I can understand a flight attendant being annoyed when the flight attendant call button is accidentally pressed, used excessively, or used for a reason for which it is not warranted. Perhaps I am mistaken, but when I hear the announcement “If there is anything we can do to make your flight more comfortable, please let us know” and there are no flight attendants to be seen — and I want something — is that not one of the purposes of the flight attendant call button?

Whenever I have used the flight attendant call button — and it was not that often, I can assure you — either the flight attendant responded but certainly without the impression of being annoyed; or there was no response…

…and when there was no response, it was because the flight attendant was busy doing other things at the time. Sure, I felt disappointed; but I do not believe that I was ignored — but then again, I do not recall having a request which was so important and urgent that it needed to be fulfilled there and then at that moment.

What exactly is the etiquette pertaining to using the flight attendant call button, as you understand it? Do you ever use the flight attendant call button at all? If so, when and under what circumstances? If not, why?

Photograph ©2015 by Brian Cohen.

5 thoughts on “Flight Attendant Call Button Revisited: When Should You Use It?”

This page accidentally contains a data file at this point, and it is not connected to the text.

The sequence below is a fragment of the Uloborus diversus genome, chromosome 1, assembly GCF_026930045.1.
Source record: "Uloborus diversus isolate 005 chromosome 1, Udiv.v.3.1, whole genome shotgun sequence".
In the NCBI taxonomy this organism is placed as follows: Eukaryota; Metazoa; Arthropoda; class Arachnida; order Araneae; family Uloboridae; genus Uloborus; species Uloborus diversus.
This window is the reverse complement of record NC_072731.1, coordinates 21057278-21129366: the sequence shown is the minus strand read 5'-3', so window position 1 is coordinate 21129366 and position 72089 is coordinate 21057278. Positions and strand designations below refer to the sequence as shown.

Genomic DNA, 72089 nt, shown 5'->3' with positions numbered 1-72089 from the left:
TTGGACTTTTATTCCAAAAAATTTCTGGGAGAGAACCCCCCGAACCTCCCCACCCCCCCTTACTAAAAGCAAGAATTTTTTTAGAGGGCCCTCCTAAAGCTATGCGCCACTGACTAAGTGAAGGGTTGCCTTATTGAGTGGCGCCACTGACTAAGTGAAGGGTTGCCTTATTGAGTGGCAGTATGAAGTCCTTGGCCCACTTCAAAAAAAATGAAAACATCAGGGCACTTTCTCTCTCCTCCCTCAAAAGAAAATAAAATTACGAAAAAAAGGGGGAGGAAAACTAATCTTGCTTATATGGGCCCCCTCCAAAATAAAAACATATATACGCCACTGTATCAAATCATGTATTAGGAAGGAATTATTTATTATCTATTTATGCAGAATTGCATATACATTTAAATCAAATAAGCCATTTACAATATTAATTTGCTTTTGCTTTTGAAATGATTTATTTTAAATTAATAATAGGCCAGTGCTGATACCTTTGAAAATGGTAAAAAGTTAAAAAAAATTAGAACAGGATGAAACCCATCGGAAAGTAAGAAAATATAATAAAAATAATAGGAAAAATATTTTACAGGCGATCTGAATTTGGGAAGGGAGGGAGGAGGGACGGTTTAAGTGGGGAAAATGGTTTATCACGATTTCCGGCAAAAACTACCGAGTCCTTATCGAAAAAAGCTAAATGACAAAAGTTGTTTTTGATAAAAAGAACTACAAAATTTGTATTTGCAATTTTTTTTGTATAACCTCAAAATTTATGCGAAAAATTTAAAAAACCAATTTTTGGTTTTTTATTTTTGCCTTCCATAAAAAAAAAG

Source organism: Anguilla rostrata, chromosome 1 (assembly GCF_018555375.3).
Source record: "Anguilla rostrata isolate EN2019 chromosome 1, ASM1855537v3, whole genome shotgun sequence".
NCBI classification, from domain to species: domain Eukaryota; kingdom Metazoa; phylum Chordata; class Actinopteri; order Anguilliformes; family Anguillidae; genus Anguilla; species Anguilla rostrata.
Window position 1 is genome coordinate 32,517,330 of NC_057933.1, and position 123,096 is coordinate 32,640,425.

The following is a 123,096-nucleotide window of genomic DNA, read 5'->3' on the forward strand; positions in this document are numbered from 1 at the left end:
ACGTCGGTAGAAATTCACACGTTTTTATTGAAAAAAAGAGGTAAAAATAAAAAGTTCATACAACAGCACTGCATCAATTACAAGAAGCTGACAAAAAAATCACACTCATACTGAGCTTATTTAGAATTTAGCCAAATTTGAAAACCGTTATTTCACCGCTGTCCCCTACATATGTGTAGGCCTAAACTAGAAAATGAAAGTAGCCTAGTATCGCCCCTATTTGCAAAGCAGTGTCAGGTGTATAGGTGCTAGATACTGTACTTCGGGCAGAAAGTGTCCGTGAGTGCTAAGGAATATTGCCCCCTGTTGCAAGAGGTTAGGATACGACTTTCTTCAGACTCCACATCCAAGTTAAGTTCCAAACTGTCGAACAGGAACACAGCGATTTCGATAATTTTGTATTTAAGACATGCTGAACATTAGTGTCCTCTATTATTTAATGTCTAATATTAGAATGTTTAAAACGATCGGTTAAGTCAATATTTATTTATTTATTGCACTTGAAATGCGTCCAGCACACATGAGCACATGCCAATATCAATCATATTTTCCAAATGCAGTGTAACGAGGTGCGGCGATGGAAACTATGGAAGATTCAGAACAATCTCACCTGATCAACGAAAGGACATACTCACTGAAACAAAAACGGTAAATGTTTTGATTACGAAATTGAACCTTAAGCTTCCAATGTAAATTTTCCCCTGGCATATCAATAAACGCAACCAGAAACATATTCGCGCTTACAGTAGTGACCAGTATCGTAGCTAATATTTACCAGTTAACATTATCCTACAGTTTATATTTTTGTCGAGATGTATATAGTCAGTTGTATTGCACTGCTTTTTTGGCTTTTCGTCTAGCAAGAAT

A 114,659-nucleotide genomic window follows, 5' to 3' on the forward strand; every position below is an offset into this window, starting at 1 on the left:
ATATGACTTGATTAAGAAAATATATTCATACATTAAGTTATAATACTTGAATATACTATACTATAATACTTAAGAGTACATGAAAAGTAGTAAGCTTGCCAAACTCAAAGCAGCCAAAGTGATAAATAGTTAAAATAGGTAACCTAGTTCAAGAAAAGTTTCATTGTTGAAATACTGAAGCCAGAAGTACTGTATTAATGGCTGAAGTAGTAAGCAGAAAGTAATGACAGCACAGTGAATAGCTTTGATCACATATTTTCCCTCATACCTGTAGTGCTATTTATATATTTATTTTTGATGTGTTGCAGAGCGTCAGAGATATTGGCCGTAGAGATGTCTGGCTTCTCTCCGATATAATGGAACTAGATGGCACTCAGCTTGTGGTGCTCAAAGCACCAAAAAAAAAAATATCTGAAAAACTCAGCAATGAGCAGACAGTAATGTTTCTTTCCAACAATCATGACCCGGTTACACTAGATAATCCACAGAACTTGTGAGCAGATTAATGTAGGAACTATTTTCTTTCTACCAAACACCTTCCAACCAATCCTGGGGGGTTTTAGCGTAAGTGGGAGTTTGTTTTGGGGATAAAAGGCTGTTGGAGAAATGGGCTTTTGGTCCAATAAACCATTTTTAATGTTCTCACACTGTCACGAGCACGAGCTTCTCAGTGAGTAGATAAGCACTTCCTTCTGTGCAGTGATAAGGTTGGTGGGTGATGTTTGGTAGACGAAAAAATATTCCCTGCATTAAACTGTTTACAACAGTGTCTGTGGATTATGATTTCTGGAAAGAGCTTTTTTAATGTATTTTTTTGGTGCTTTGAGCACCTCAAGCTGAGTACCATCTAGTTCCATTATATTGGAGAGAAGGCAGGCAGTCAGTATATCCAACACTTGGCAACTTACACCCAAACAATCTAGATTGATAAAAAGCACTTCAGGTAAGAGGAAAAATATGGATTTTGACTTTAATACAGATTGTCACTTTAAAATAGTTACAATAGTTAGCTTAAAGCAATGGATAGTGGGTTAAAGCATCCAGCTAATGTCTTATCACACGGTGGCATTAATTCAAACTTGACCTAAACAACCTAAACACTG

1. Santastico says:

    I kind of disagree here. You are paying for the flight and if you need the FA to bring you something to your seat you should do that. In my opinion a decent service is “included” in the price you’ve paid for your ticket. If you ever leave your seat and go find a flight attendant from SQ or CX and ask them for a drink you will probably be reprimanded that you do not need to leave your seat to ask for that but just ring the “call flight attendant” button and they will be happy to come to you. That is what differentiates a fresh and young service on Asian airlines versus a old and grumpy service on US airlines. BTW, I just flew GRU-DTW on Delta and I was amazed that no less than 3 FA’s were snoozing on business class seats during the flight. No, I am not talking about the pilot/captain but flight attendants with seat fully reclined and with blankets on. Sorry, if I sleep during my work time my boss will kick me out.

    1. Holly says:

      That IS unprofessional. What if a terrorist boarded the plane with the intention to kill everyone?!

  2. mike says:

    This kind of stupid question is only talked about in the US where people want to do the bear minimum and get paid. Look at any other airlines in other parts of the World. They do their job with honor and respect. They understand customer service.

  3. Flew in coach used the call button 3 times to get drinks fa’s did not get upset why do you ask? because it was a foreign airline

  4. - says:

    If it was an emergency call button, the FA should have come quickly the first time it was pressed.